• Two years later, Fox News has lost those two outliers, but has filled up in the middle: it now boasts two large, contiguous blocks in the southeast and northwest, almost touching.
  • In 2014, Fox News seems past its prime. The northwestern block has shrunk, the southeastern one has fragmented.
  • Energised by Trump's 2016 presidential campaign, Fox News is back with a vengeance. Not only have Maine and Alaska gone from entirely blue to entirely red, so has most of the rest of the U.S. Fox News has plugged the Nebraska Gap: it's no longer possible to walk from coast to coast across CNN territory.
  • By 2018, the fortunes from a decade earlier have almost reversed. Fox News rules the roost. CNN clings on to the Pacific Coast, New Mexico, Minnesota and parts of the Northeast — plus a smattering of metropolitan areas in the South and Midwest.

"Frightening map"

Image source: Reddit / SICResearch

This sequence of maps, showing America turning from blue to red, elicited strong reactions on the Reddit forum where it was published last week. For some, the takeover by Fox News illustrates the demise of all that's good and fair about news journalism. Among the comments?

  • "The end is near."
  • "The idiocracy grows."
  • "(It's) like a spreading disease."
  • "One of the more frightening maps I've seen."
For others, the maps are less about the rise of Fox News, and more about CNN's self-inflicted downward spiral:
  • "LOL that's what happens when you're fake news!"
  • "CNN went down the toilet on quality."
  • "A Minecraft YouTuber could beat CNN's numbers."
  • "CNN has become more like a high-school production of a news show."

Not a few find fault with both channels, even if not always to the same degree:

  • "That anybody considers either of those networks good news sources is troubling."
  • "Both leave you understanding less rather than more."
  • "This is what happens when you spout bullsh-- for two years straight. People find an alternative — even if it's just different bullsh--."
  • "CNN is sh-- but it's nowhere close to the outright bullsh-- and baseless propaganda Fox News spews."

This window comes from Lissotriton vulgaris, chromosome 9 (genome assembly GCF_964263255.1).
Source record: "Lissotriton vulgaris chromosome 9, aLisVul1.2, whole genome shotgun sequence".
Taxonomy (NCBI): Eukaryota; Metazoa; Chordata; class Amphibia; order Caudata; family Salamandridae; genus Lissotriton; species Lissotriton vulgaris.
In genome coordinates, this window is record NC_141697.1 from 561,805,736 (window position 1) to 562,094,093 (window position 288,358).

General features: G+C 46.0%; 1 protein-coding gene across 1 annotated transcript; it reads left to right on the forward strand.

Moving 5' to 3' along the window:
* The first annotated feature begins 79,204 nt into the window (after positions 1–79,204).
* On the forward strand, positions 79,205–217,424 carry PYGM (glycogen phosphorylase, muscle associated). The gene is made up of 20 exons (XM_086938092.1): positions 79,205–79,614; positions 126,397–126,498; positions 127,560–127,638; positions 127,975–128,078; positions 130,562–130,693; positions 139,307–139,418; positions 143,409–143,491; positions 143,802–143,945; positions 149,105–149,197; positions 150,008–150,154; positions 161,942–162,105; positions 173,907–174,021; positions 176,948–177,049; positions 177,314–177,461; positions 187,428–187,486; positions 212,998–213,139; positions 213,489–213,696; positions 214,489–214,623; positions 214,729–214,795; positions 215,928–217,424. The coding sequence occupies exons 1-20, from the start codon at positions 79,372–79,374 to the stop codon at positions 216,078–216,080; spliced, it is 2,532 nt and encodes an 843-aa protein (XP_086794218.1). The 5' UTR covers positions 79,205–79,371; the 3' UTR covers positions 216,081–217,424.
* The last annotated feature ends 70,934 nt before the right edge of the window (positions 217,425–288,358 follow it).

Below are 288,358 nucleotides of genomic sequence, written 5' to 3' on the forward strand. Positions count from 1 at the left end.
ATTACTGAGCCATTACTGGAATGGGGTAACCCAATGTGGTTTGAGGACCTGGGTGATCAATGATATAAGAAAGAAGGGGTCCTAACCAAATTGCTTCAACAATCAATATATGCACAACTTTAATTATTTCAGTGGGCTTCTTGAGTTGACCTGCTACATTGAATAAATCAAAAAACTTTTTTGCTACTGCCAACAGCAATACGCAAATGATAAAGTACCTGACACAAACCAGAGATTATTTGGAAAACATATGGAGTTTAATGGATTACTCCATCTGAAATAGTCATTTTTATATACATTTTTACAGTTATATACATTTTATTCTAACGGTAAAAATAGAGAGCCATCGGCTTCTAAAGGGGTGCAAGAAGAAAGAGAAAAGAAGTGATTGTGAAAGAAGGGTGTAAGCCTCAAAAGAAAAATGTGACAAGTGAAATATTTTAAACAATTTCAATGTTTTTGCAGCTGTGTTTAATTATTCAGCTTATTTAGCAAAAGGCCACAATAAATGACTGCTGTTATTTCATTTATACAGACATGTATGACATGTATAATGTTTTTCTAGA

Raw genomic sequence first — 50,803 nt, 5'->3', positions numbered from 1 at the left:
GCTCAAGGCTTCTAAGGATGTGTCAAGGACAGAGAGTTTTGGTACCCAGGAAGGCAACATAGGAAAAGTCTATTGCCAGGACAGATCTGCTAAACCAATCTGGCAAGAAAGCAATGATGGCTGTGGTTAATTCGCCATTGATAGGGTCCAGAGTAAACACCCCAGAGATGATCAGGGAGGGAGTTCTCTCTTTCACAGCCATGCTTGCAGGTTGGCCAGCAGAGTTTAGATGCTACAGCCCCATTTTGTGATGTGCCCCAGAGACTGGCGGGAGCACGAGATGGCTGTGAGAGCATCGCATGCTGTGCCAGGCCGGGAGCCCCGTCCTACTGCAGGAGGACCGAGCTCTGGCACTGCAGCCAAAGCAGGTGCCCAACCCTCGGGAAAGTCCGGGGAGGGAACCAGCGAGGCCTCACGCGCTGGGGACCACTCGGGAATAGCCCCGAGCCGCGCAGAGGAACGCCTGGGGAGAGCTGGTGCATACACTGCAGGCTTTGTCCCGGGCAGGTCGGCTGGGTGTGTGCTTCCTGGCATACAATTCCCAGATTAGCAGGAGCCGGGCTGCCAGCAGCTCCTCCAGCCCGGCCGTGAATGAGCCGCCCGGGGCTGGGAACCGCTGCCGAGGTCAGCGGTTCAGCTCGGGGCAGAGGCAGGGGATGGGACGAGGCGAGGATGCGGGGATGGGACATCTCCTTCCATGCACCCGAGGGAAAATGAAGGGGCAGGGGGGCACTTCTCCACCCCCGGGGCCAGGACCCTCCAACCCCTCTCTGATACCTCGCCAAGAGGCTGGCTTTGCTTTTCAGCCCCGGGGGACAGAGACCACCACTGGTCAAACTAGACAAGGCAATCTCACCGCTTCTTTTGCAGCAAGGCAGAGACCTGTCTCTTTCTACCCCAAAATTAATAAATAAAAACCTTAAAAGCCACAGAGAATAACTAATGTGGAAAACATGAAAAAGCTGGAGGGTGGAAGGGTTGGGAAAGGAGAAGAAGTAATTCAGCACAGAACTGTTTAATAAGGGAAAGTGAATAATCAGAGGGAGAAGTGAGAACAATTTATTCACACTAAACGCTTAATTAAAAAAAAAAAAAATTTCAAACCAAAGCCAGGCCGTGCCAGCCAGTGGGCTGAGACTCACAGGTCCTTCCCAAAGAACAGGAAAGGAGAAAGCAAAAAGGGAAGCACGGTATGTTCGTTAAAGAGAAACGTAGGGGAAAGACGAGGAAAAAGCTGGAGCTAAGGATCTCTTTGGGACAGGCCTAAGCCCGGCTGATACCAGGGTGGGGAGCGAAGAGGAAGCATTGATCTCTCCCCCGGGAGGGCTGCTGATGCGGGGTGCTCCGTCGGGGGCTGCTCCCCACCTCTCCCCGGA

"Old people learning to Google"

Image: Google Trends

CNN vs. Fox News search terms (200!-2018)

But what do the maps actually show? Created by SICResearch, they do show a huge evolution, but not of both cable news networks' audience size (i.e. Nielsen ratings). The dramatic shift is one in Google search trends. In other words, it shows how often people type in "CNN" or "Fox News" when surfing the web. And that does not necessarily reflect the relative popularity of both networks. As some commenters suggest:

  • "I can't remember the last time that I've searched for a news channel on Google. Is it really that difficult for people to type 'cnn.com'?"
  • "More than anything else, these maps show smart phone proliferation (among older people) more than anything else."
  • "This is a map of how old people and rural areas have learned to use Google in the last decade."
  • "This is basically a map of people who don't understand how the internet works, and it's no surprise that it leans conservative."

A visual image as strong as this map sequence looks designed to elicit a vehement response — and its lack of context offers viewers little new information to challenge their preconceptions. Like the news itself, cartography pretends to be objective, but always has an agenda of its own, even if just by the selection of its topics.

The trick is not to despair of maps (or news) but to get a good sense of the parameters that are in play. And, as is often the case (with both maps and news), what's left out is at least as significant as what's actually shown.

One important point: while Fox News is the sole major purveyor of news and opinion with a conservative/right-wing slant, CNN has more competition in the center/left part of the spectrum, notably from MSNBC.

Another: the average age of cable news viewers — whether they watch CNN or Fox News — is in the mid-60s. As a result of a shift in generational habits, TV viewing is down across the board. Younger people are more comfortable with a "cafeteria" approach to their news menu, selecting alternative and online sources for their information.

It should also be noted, however, that Fox News, according to Harvard's Nieman Lab, dominates Facebook when it comes to engagement among news outlets.

CNN, Fox and MSNBC

Image: Google Trends

CNN vs. Fox (without the 'News'; may include searches for actual foxes). See MSNBC (in yellow) for comparison

For the record, here are the Nielsen ratings for average daily viewer total for the three main cable news networks, for 2018 (compared to 2017):

  • Fox News: 1,425,000 (-5%)
  • MSNBC: 994,000 (+12%)
  • CNN: 706,000 (-9%)

And according to this recent overview, the top 50 of the most popular websites in the U.S. includes cnn.com in 28th place, and foxnews.com in... 27th place.

The top 5, in descending order, consists of google.com, youtube.com, facebook.com, amazon.com and yahoo.com — the latter being the highest-placed website in the News and Media category.